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    Last weekend I ground back my welds and did most of it again, this time with the welder on max voltage (mine only has min or max) I was also much slower with how fast I went over the seam which got much more heat and better penetration into it.

    I then ground them back again (I know, I'm a grinder not a welder) and hit it with seam sealer and a bit of rust proof paint (until I paint the whole floor.

    Not as good as most of the other work on this site but I'm pretty happy with it now.




  12. #12
    Not the Kingswood! hq308's Avatar
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    It's much better than what you started with. Just make sure to seal and paint it underneath as well if you haven't already.

  13. #13
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    Quote Originally Posted by hq308 View Post
    It's much better than what you started with. Just make sure to seal and paint it underneath as well if you haven't already.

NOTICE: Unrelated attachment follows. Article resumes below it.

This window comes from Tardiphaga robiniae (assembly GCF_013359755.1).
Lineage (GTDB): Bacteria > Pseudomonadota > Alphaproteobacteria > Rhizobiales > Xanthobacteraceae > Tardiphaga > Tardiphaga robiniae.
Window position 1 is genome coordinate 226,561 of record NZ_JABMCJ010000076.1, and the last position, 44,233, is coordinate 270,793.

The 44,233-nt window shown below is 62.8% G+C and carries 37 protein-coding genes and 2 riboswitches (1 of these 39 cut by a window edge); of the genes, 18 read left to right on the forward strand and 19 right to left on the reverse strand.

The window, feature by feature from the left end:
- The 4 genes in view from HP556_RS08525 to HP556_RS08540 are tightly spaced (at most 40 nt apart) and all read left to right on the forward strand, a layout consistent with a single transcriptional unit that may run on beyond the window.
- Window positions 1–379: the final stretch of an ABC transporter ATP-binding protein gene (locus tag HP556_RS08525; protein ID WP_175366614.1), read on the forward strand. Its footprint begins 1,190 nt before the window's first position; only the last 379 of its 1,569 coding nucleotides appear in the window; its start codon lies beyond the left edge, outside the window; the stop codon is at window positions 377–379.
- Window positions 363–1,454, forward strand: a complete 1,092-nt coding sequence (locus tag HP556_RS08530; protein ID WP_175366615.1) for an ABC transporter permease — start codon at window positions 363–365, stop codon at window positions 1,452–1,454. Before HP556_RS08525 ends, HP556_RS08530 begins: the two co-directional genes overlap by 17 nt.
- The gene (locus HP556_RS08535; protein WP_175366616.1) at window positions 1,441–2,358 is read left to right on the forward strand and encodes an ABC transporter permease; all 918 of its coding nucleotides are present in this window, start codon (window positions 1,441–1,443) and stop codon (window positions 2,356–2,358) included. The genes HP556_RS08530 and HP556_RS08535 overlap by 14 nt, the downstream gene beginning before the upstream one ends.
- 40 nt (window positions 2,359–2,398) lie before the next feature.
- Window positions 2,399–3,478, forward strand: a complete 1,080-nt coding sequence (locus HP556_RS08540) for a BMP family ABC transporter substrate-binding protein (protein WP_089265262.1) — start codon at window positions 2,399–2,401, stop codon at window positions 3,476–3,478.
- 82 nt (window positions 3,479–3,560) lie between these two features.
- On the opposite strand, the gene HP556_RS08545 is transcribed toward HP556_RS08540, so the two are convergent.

Thanks mate

  14. #14
    casual poster
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    I've been chipping away at it slowly.

    Added a new section in behind the drivers side sill to close it up and sealed it


    Tidied up under the trans tunnel and sealed it


    Cut out the rusted drivers side cowl section and revealed more rust


    Welded in two small sections to repair the rusted section (I did tidy it more but didn't take a photo)


    Welded in the news drivers side cowl top section




    I'll do the passenger side next weekend

  15. #15
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    Mate I don’t want to put a dampener on your project but I have some concerns for you. Your welding in my expert opinion is not good enough for these structural areas. I know these cars are not the strongest in terms of crash safety but if you take away the little strength the have with sub standard repairs you are putting yourself and family at unnecessary risk. Also those welds will most likely rust in pretty short order. All the areas that have little divots are rust havens. I not posting this to cause you offense because I’m more likely to draw fire for saying it but people put things on these forums to get critiqued and to show their work. I haven’t re-read the whole thread again but are you using a gas less mig? These are the worst way to repair cars just in case this is what you are using. I suspect part of your problem is the welder. Cheers.